On his way out, Navy secretary takes not-so-subtle shot at Trump

There was a point over the weekend in which it appeared the dispute between Donald Trump and Navy Secretary Richard Spencer would be resolved. By last night, however, the detente ended and Spencer was ousted from his post.

Navy Secretary Richard Spencer was fired Sunday by Defense Secretary Mark Esper, who ordered that a Navy SEAL who was acquitted of murder be allowed to remain in the elite commando corps, the Defense Department said.

Esper asked for Spencer’s resignation after President Donald Trump tweeted on Thursday that Chief Petty Officer Eddie Gallagher would retain the gold Trident insignia signifying his status as a member of the Sea, Air, and Land Teams, or SEALs. Spencer told reporters on Friday that he believed the review process over Gallagher’s status should go forward.

Following up on our earlier coverage, there’s little doubt that the Gallagher controversy was responsible for driving a wedge between the White House and the Navy secretary. Gallagher was accused of murder and war crimes, but he was ultimately convicted of a lesser charge. He was dropped in rank, though Trump intervened and promoted Gallagher.

Spencer, eager to instill a sense of discipline and respect for law and order, moved forward to strip Gallagher of his gold eagle Trident emblem, so that he would no longer be a Navy SEAL. Trump published a tweet last week announcing he was prepared to override the Navy’s judgment on this, too.

This, naturally, intensified the dispute, and by some accounts, led Spencer to threaten to resign over the president’s interference. According to the New York Times, the Navy secretary’s threat “provoked Mr. Trump’s ire.”

For his part, Defense Secretary Mark Esper was reportedly bothered with the fact that Spencer tried to diffuse the situation by negotiating a deal directly with the White House – circumventing him – that would’ve allowed Gallagher to retire as a Navy SEAL.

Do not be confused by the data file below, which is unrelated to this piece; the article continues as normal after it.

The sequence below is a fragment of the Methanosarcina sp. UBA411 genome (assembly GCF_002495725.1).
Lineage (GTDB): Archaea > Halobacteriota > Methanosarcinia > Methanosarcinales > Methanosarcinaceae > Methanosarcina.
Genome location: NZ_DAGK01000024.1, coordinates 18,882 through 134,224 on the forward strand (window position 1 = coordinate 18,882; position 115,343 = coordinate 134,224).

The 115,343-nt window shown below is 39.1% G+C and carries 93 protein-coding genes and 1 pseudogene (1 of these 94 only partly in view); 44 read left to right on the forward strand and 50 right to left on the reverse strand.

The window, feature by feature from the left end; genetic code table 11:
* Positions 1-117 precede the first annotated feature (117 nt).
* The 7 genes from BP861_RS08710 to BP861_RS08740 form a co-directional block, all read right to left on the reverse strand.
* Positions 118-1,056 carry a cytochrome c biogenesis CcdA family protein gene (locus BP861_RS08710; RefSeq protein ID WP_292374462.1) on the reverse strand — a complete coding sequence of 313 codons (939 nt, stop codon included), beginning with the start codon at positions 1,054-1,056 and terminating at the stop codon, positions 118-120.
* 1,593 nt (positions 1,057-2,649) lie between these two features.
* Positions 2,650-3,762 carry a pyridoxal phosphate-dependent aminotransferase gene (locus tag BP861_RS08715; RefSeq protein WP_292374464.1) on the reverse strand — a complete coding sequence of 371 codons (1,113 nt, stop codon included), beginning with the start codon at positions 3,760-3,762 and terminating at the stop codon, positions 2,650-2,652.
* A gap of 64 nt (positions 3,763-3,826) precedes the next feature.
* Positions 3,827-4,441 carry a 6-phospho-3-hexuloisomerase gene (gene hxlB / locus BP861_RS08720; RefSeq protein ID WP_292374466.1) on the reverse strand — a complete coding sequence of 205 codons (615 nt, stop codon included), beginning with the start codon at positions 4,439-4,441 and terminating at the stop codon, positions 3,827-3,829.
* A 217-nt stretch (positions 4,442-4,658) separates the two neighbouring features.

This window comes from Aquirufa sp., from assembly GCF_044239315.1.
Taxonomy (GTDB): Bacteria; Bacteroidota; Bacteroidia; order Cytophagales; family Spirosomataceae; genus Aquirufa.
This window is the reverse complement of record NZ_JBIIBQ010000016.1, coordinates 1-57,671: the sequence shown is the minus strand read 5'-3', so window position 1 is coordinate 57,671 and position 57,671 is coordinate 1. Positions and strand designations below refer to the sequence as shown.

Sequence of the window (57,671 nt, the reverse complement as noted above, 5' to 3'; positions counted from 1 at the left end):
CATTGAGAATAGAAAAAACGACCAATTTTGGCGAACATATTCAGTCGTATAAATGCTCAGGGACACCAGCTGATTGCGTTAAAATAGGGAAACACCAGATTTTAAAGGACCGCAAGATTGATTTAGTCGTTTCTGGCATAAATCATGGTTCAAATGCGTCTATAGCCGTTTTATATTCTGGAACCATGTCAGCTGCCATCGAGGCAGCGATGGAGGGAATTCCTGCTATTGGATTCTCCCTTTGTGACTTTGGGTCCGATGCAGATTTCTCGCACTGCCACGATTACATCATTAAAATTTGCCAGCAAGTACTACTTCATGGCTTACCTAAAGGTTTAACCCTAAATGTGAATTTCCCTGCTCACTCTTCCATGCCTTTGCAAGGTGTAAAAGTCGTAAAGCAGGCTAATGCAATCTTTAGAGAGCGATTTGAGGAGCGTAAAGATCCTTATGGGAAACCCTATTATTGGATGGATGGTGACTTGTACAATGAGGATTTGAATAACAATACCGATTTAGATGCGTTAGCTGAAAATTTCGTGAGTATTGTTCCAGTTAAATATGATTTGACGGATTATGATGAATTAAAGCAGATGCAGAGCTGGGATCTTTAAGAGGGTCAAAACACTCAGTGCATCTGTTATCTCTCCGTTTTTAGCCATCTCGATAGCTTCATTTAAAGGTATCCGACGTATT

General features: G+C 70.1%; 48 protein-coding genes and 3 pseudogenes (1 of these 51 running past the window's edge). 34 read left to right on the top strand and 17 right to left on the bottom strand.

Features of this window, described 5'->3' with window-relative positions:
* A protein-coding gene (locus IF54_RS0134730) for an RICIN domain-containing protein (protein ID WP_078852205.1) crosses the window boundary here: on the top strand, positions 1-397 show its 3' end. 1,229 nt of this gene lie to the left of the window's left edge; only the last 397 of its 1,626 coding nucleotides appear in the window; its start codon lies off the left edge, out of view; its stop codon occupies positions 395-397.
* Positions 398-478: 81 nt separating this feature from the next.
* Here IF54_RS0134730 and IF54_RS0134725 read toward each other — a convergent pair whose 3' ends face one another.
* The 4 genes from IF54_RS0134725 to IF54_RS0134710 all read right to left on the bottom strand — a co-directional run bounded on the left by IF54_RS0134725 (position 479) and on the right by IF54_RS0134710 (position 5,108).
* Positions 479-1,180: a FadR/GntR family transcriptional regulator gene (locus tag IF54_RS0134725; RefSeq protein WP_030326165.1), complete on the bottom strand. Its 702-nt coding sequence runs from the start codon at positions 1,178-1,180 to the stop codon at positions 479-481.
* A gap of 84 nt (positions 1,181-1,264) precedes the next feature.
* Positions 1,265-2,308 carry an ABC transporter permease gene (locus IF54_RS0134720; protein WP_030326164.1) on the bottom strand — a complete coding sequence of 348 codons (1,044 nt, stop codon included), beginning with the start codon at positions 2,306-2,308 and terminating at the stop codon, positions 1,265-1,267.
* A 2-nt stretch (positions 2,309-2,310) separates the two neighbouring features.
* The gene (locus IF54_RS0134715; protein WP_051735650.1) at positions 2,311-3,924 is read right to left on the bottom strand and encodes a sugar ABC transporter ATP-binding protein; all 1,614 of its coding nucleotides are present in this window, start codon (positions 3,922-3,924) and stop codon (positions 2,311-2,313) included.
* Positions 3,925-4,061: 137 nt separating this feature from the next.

Trump soon after weighed in with tweets suggesting Spencer’s ouster had something to do with “large cost overruns from past administration’s contracting procedures,” which the president said “were not addressed to my satisfaction.”

While the competing versions and explanations have the effect of making a messy situation messier, Spencer’s written statement on his way out the door shouldn’t go overlooked.

Mr. Spencer’s resignation letter, dated Sunday, said he regarded good order and discipline throughout the Navy’s ranks to be “deadly serious business.”

“The lives of our sailors, Marines and civilian teammates quite literally depend on the professional execution of our many missions, and they also depend on the ongoing faith and support of the people we serve and the allies we serve alongside,” the letter said.

He added: “Unfortunately, it has become apparent that in this respect, I no longer share the same understanding with the commander in chief who appointed me, in regards to the key principle of good order and discipline. I cannot in good conscience obey an order that I believe violates the sacred oath I took.”

Spencer added, “The rule of law is what sets us apart from our adversaries. Good order and discipline is what has enabled our victory against foreign tyranny time and again, from Captain Lawrence’s famous order ‘Don’t Give up the Ship,’ to the discipline and determination that propelled our flag to the highest point on Iwo Jima. The Constitution, and the Uniform Code of Military Justice, are the shields that set us apart, and the beacons that protect us all.”

The unstated implication was that the president seems to disagree with Spencer’s assessment about the value of the rule of law. As Bloomberg Opinion’s Jonathan Bernstein noted last week, “One problem here is that Trump doesn’t seem to grasp that the U.S. military actually values its own rules.”

The Washington Post’s David Ignatius – who, incidentally, is the son of a former Navy secretary – added in his new column, “With Spencer’s firing, Trump has recklessly crossed a line he had generally observed before, which had exempted the military from his belligerent, government-by-tweet interference. But the Gallagher case illustrates how an irascible, vengeful commander in chief is ready to override traditional limits to aid political allies in foreign policy, law enforcement and now military matters.”